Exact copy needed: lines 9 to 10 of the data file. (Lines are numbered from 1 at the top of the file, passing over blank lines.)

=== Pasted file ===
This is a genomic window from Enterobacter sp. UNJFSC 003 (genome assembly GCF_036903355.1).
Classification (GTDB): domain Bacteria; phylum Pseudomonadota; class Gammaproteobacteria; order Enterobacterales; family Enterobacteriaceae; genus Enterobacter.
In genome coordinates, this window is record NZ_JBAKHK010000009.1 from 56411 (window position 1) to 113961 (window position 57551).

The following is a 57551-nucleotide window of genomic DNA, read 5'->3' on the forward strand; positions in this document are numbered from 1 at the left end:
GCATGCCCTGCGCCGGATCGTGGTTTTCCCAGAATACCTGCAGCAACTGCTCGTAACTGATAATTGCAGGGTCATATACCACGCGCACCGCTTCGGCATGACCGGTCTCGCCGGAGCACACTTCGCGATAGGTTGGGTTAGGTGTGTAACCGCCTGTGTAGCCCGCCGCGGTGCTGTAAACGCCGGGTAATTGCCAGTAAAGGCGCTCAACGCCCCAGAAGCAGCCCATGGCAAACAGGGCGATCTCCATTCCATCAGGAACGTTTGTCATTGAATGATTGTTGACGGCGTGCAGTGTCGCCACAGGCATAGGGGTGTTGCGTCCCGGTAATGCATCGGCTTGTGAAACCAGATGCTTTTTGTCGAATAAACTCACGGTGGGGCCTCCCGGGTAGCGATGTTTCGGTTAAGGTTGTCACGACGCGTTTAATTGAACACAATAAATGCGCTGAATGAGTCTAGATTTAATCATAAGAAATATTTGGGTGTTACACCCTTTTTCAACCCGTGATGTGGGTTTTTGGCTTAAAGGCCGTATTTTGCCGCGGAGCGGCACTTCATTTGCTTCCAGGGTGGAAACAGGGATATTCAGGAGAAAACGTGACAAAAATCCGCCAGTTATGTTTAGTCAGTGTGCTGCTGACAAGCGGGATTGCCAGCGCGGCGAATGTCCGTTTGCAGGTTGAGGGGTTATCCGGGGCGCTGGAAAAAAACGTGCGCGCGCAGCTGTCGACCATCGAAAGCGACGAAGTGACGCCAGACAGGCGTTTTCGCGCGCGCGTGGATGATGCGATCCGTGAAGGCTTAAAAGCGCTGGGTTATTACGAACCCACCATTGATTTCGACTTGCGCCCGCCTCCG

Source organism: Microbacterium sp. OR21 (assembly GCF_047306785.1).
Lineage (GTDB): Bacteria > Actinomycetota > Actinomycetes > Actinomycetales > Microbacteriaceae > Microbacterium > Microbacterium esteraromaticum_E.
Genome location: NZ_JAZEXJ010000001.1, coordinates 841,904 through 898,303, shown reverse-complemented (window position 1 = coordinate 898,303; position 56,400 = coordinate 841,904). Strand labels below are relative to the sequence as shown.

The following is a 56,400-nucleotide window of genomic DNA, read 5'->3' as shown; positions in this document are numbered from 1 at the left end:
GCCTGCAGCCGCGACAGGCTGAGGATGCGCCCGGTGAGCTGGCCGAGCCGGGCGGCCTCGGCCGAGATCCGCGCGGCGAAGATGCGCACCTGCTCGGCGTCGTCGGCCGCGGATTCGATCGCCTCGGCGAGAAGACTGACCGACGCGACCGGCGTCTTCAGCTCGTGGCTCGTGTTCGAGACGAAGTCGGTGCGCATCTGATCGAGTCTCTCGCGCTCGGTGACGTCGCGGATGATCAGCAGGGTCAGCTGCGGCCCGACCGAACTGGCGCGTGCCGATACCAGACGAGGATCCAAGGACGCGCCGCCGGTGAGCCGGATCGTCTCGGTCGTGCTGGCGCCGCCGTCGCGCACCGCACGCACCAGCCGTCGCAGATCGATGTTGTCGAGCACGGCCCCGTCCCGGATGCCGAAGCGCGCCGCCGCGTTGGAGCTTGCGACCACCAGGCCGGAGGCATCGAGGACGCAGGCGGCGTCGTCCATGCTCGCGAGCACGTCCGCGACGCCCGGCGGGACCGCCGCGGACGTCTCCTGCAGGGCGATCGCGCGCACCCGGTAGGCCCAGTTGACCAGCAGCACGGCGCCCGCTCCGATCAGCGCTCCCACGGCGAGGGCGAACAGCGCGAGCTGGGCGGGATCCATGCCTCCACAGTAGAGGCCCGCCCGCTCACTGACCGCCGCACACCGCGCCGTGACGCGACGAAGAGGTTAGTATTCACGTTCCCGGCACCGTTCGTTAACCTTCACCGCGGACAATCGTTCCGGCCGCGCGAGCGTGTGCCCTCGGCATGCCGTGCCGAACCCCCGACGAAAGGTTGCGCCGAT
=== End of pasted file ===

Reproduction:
The following is a 56,400-nucleotide window of genomic DNA, read 5'->3' as shown; positions in this document are numbered from 1 at the left end:
GCCTGCAGCCGCGACAGGCTGAGGATGCGCCCGGTGAGCTGGCCGAGCCGGGCGGCCTCGGCCGAGATCCGCGCGGCGAAGATGCGCACCTGCTCGGCGTCGTCGGCCGCGGATTCGATCGCCTCGGCGAGAAGACTGACCGACGCGACCGGCGTCTTCAGCTCGTGGCTCGTGTTCGAGACGAAGTCGGTGCGCATCTGATCGAGTCTCTCGCGCTCGGTGACGTCGCGGATGATCAGCAGGGTCAGCTGCGGCCCGACCGAACTGGCGCGTGCCGATACCAGACGAGGATCCAAGGACGCGCCGCCGGTGAGCCGGATCGTCTCGGTCGTGCTGGCGCCGCCGTCGCGCACCGCACGCACCAGCCGTCGCAGATCGATGTTGTCGAGCACGGCCCCGTCCCGGATGCCGAAGCGCGCCGCCGCGTTGGAGCTTGCGACCACCAGGCCGGAGGCATCGAGGACGCAGGCGGCGTCGTCCATGCTCGCGAGCACGTCCGCGACGCCCGGCGGGACCGCCGCGGACGTCTCCTGCAGGGCGATCGCGCGCACCCGGTAGGCCCAGTTGACCAGCAGCACGGCGCCCGCTCCGATCAGCGCTCCCACGGCGAGGGCGAACAGCGCGAGCTGGGCGGGATCCATGCCTCCACAGTAGAGGCCCGCCCGCTCACTGACCGCCGCACACCGCGCCGTGACGCGACGAAGAGGTTAGTATTCACGTTCCCGGCACCGTTCGTTAACCTTCACCGCGGACAATCGTTCCGGCCGCGCGAGCGTGTGCCCTCGGCATGCCGTGCCGAACCCCCGACGAAAGGTTGCGCCGAT